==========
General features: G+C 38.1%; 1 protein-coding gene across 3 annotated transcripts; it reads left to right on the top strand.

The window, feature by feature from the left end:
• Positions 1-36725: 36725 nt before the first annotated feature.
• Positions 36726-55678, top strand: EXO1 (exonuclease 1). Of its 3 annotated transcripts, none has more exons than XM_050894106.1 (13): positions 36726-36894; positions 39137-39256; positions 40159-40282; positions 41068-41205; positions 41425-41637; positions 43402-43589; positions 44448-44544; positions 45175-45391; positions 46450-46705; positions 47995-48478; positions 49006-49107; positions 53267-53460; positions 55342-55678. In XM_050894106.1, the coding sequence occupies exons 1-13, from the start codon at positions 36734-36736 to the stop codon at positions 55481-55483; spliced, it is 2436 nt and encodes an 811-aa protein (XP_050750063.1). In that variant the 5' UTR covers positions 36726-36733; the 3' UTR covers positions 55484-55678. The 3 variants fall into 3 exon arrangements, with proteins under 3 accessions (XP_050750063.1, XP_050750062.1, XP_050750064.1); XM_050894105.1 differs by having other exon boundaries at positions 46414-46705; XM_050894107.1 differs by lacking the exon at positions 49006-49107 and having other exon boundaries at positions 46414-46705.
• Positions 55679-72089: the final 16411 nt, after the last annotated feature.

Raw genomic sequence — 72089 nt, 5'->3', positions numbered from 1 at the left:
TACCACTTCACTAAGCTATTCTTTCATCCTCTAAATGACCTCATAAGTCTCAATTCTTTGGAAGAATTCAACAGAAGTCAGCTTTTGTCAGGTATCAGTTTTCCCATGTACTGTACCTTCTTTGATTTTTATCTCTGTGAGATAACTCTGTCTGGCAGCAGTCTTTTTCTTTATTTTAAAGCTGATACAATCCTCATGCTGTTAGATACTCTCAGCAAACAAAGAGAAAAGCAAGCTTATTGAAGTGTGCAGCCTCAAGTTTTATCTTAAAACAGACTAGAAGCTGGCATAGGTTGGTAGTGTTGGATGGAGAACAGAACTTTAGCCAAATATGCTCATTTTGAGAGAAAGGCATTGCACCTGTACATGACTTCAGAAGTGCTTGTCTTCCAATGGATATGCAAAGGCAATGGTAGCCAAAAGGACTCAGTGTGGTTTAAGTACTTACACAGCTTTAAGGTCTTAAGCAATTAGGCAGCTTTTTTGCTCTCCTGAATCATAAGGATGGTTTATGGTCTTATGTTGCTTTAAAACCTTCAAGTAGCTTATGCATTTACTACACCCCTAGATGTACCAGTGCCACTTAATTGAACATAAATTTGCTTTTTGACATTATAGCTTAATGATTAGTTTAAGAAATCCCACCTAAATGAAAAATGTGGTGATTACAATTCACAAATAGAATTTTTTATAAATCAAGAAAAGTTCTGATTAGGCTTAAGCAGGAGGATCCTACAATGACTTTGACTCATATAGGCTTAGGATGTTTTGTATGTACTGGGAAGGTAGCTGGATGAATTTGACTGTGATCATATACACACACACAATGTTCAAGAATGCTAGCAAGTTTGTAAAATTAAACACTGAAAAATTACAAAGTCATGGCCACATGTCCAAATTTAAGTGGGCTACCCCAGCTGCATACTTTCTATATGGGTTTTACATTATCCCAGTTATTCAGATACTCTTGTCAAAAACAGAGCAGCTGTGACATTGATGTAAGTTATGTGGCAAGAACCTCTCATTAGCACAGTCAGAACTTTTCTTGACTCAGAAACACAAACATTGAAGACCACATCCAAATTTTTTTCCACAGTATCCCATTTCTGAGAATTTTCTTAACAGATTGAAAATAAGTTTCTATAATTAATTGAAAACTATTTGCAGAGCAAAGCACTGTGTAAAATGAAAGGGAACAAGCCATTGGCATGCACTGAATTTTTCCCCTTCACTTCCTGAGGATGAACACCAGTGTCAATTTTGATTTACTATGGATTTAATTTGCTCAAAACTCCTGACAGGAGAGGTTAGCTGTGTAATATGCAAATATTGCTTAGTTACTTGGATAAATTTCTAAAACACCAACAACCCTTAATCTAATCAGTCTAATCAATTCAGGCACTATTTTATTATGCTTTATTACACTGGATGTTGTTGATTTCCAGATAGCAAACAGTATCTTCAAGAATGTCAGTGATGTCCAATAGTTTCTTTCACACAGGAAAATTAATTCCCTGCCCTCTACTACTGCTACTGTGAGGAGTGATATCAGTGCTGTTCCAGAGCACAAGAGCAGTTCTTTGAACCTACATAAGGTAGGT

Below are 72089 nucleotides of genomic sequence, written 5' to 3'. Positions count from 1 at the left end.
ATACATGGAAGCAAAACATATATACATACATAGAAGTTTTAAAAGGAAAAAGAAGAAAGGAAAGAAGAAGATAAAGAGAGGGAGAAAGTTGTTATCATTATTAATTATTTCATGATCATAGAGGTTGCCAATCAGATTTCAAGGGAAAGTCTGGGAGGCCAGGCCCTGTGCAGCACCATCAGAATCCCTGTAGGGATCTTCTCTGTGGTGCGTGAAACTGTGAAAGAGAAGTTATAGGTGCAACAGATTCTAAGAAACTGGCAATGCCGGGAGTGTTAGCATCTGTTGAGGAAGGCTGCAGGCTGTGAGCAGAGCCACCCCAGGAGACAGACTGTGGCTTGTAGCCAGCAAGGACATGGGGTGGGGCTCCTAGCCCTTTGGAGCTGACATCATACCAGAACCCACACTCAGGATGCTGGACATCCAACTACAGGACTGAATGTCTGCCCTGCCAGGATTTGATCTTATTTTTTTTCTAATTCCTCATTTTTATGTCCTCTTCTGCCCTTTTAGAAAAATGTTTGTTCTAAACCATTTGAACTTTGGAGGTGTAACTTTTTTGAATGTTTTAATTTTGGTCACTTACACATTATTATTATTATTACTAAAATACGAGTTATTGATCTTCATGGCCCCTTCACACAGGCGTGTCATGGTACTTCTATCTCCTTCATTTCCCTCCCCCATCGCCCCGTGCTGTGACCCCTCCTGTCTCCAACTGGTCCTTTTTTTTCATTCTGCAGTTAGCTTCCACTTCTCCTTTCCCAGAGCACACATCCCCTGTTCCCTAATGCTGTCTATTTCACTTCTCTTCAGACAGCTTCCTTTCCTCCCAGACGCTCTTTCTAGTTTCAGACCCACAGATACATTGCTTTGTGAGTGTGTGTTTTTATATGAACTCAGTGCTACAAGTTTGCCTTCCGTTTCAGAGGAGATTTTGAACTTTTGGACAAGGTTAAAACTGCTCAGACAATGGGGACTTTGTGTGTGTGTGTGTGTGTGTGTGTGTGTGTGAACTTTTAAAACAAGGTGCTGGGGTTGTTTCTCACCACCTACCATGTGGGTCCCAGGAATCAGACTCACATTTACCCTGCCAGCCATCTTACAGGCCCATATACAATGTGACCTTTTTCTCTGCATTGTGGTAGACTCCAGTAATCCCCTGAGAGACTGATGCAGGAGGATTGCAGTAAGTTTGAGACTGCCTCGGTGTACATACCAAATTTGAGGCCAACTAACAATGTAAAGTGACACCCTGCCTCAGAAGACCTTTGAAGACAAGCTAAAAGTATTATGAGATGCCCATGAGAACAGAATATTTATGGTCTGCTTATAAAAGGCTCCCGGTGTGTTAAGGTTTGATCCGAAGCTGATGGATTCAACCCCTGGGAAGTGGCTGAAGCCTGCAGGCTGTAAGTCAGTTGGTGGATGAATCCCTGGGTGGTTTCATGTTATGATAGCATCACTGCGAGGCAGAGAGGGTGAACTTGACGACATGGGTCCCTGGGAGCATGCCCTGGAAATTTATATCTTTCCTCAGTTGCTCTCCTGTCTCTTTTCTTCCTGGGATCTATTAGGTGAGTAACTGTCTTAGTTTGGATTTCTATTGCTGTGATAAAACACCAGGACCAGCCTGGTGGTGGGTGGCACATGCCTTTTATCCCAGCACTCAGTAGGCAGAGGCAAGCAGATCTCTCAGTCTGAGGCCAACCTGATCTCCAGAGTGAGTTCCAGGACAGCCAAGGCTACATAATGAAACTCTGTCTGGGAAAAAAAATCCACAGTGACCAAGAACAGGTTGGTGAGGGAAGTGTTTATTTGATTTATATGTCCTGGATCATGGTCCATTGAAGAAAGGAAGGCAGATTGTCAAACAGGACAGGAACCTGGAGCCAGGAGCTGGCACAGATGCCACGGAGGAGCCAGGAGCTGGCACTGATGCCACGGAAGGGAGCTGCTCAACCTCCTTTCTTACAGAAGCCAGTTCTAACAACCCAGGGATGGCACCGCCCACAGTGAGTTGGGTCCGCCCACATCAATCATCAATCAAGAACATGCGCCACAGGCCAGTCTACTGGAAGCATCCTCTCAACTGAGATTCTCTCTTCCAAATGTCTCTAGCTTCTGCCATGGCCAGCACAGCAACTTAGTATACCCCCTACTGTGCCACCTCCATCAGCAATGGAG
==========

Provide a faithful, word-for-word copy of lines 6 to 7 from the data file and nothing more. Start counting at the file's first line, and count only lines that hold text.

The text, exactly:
Raw genomic sequence — 72089 nt, 5'->3', positions numbered from 1 at the left:
TACCACTTCACTAAGCTATTCTTTCATCCTCTAAATGACCTCATAAGTCTCAATTCTTTGGAAGAATTCAACAGAAGTCAGCTTTTGTCAGGTATCAGTTTTCCCATGTACTGTACCTTCTTTGATTTTTATCTCTGTGAGATAACTCTGTCTGGCAGCAGTCTTTTTCTTTATTTTAAAGCTGATACAATCCTCATGCTGTTAGATACTCTCAGCAAACAAAGAGAAAAGCAAGCTTATTGAAGTGTGCAGCCTCAAGTTTTATCTTAAAACAGACTAGAAGCTGGCATAGGTTGGTAGTGTTGGATGGAGAACAGAACTTTAGCCAAATATGCTCATTTTGAGAGAAAGGCATTGCACCTGTACATGACTTCAGAAGTGCTTGTCTTCCAATGGATATGCAAAGGCAATGGTAGCCAAAAGGACTCAGTGTGGTTTAAGTACTTACACAGCTTTAAGGTCTTAAGCAATTAGGCAGCTTTTTTGCTCTCCTGAATCATAAGGATGGTTTATGGTCTTATGTTGCTTTAAAACCTTCAAGTAGCTTATGCATTTACTACACCCCTAGATGTACCAGTGCCACTTAATTGAACATAAATTTGCTTTTTGACATTATAGCTTAATGATTAGTTTAAGAAATCCCACCTAAATGAAAAATGTGGTGATTACAATTCACAAATAGAATTTTTTATAAATCAAGAAAAGTTCTGATTAGGCTTAAGCAGGAGGATCCTACAATGACTTTGACTCATATAGGCTTAGGATGTTTTGTATGTACTGGGAAGGTAGCTGGATGAATTTGACTGTGATCATATACACACACACAATGTTCAAGAATGCTAGCAAGTTTGTAAAATTAAACACTGAAAAATTACAAAGTCATGGCCACATGTCCAAATTTAAGTGGGCTACCCCAGCTGCATACTTTCTATATGGGTTTTACATTATCCCAGTTATTCAGATACTCTTGTCAAAAACAGAGCAGCTGTGACATTGATGTAAGTTATGTGGCAAGAACCTCTCATTAGCACAGTCAGAACTTTTCTTGACTCAGAAACACAAACATTGAAGACCACATCCAAATTTTTTTCCACAGTATCCCATTTCTGAGAATTTTCTTAACAGATTGAAAATAAGTTTCTATAATTAATTGAAAACTATTTGCAGAGCAAAGCACTGTGTAAAATGAAAGGGAACAAGCCATTGGCATGCACTGAATTTTTCCCCTTCACTTCCTGAGGATGAACACCAGTGTCAATTTTGATTTACTATGGATTTAATTTGCTCAAAACTCCTGACAGGAGAGGTTAGCTGTGTAATATGCAAATATTGCTTAGTTACTTGGATAAATTTCTAAAACACCAACAACCCTTAATCTAATCAGTCTAATCAATTCAGGCACTATTTTATTATGCTTTATTACACTGGATGTTGTTGATTTCCAGATAGCAAACAGTATCTTCAAGAATGTCAGTGATGTCCAATAGTTTCTTTCACACAGGAAAATTAATTCCCTGCCCTCTACTACTGCTACTGTGAGGAGTGATATCAGTGCTGTTCCAGAGCACAAGAGCAGTTCTTTGAACCTACATAAGGTAGGT